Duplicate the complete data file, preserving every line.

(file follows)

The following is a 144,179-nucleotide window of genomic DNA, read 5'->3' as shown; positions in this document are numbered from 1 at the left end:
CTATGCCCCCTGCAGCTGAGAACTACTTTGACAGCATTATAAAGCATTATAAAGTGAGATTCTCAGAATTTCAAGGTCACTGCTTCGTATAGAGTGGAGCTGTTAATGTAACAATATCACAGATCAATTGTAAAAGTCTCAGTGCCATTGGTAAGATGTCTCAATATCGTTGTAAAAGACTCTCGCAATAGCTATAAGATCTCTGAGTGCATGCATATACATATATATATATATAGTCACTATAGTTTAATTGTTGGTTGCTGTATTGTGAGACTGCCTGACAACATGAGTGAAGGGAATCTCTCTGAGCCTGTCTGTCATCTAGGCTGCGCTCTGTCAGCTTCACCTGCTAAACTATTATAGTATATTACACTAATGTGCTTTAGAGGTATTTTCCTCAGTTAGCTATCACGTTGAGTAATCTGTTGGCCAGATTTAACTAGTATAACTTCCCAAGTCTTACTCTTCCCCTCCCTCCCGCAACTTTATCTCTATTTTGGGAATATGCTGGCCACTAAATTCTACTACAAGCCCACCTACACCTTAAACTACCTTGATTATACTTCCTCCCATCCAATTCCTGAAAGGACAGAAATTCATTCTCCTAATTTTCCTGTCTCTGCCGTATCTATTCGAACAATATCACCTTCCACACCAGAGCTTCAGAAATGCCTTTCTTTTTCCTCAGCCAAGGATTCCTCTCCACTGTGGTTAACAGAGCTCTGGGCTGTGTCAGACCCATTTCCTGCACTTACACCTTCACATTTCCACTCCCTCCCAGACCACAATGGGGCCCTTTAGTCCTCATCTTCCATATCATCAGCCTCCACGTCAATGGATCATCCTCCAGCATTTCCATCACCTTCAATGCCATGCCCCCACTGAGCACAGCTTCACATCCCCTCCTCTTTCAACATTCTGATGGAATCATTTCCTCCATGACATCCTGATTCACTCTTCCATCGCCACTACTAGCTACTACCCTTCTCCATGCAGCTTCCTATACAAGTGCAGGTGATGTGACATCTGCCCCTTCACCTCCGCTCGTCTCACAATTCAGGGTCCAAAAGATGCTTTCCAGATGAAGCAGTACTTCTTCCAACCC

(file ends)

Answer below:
The following is a 144,179-nucleotide window of genomic DNA, read 5'->3' as shown; positions in this document are numbered from 1 at the left end:
CTATGCCCCCTGCAGCTGAGAACTACTTTGACAGCATTATAAAGCATTATAAAGTGAGATTCTCAGAATTTCAAGGTCACTGCTTCGTATAGAGTGGAGCTGTTAATGTAACAATATCACAGATCAATTGTAAAAGTCTCAGTGCCATTGGTAAGATGTCTCAATATCGTTGTAAAAGACTCTCGCAATAGCTATAAGATCTCTGAGTGCATGCATATACATATATATATATATAGTCACTATAGTTTAATTGTTGGTTGCTGTATTGTGAGACTGCCTGACAACATGAGTGAAGGGAATCTCTCTGAGCCTGTCTGTCATCTAGGCTGCGCTCTGTCAGCTTCACCTGCTAAACTATTATAGTATATTACACTAATGTGCTTTAGAGGTATTTTCCTCAGTTAGCTATCACGTTGAGTAATCTGTTGGCCAGATTTAACTAGTATAACTTCCCAAGTCTTACTCTTCCCCTCCCTCCCGCAACTTTATCTCTATTTTGGGAATATGCTGGCCACTAAATTCTACTACAAGCCCACCTACACCTTAAACTACCTTGATTATACTTCCTCCCATCCAATTCCTGAAAGGACAGAAATTCATTCTCCTAATTTTCCTGTCTCTGCCGTATCTATTCGAACAATATCACCTTCCACACCAGAGCTTCAGAAATGCCTTTCTTTTTCCTCAGCCAAGGATTCCTCTCCACTGTGGTTAACAGAGCTCTGGGCTGTGTCAGACCCATTTCCTGCACTTACACCTTCACATTTCCACTCCCTCCCAGACCACAATGGGGCCCTTTAGTCCTCATCTTCCATATCATCAGCCTCCACGTCAATGGATCATCCTCCAGCATTTCCATCACCTTCAATGCCATGCCCCCACTGAGCACAGCTTCACATCCCCTCCTCTTTCAACATTCTGATGGAATCATTTCCTCCATGACATCCTGATTCACTCTTCCATCGCCACTACTAGCTACTACCCTTCTCCATGCAGCTTCCTATACAAGTGCAGGTGATGTGACATCTGCCCCTTCACCTCCGCTCGTCTCACAATTCAGGGTCCAAAAGATGCTTTCCAGATGAAGCAGTACTTCTTCCAACCC